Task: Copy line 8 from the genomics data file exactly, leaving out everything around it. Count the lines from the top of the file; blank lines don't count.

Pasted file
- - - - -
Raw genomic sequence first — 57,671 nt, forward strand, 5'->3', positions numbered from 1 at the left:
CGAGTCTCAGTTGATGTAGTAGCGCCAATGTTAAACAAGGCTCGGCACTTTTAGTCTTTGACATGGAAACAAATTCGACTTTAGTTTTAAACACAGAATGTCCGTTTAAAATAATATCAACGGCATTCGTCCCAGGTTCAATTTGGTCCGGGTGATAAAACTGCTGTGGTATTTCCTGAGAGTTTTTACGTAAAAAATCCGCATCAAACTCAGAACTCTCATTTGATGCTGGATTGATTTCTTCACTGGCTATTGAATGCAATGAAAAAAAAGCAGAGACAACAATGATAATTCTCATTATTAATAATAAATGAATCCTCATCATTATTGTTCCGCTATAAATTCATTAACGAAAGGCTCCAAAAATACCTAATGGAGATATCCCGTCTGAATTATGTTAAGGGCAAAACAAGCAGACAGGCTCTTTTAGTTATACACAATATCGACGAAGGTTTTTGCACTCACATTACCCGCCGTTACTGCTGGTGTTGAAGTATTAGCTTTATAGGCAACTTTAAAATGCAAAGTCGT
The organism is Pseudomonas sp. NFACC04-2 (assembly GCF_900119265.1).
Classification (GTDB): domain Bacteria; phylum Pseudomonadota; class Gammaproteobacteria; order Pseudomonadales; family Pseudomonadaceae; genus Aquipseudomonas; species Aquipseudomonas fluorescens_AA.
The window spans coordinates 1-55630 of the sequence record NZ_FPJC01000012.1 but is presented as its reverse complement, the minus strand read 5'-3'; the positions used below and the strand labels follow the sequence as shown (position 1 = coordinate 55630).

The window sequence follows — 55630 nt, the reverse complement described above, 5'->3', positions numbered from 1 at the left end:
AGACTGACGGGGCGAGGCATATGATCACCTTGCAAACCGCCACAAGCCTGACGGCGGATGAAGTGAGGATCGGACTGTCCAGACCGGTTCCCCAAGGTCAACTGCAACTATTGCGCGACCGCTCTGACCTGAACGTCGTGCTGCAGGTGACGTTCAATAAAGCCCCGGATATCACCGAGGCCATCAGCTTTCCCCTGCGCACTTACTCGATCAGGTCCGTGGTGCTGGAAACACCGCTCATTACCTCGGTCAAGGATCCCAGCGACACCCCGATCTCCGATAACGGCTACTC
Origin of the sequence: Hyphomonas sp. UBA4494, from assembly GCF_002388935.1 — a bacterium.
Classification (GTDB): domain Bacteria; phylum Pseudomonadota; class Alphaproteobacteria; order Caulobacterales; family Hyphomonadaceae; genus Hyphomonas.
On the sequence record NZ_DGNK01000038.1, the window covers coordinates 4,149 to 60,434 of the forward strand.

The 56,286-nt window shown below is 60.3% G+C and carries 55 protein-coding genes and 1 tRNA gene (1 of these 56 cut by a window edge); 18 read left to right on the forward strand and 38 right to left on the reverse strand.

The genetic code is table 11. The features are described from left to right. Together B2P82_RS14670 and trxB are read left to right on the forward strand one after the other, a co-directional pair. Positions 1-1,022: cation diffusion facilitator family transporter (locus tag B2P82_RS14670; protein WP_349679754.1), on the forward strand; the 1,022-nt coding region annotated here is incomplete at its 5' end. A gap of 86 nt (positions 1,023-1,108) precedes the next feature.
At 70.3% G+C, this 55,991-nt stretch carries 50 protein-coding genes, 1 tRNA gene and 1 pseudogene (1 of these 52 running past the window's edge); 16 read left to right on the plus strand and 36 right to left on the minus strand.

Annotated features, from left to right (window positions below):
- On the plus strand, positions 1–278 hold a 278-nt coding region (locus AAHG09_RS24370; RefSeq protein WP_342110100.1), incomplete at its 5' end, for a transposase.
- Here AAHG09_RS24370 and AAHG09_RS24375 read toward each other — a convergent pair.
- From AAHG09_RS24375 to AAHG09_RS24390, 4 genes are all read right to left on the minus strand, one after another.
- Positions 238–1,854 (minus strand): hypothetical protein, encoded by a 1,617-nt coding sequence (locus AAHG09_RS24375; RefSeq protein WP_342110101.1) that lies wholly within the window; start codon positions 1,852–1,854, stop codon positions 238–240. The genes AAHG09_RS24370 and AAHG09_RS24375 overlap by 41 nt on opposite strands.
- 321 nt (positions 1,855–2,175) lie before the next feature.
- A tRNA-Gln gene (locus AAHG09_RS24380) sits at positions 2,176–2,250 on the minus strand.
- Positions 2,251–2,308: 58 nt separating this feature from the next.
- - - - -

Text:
Origin of the sequence: Hyphomonas sp. UBA4494, from assembly GCF_002388935.1 — a bacterium.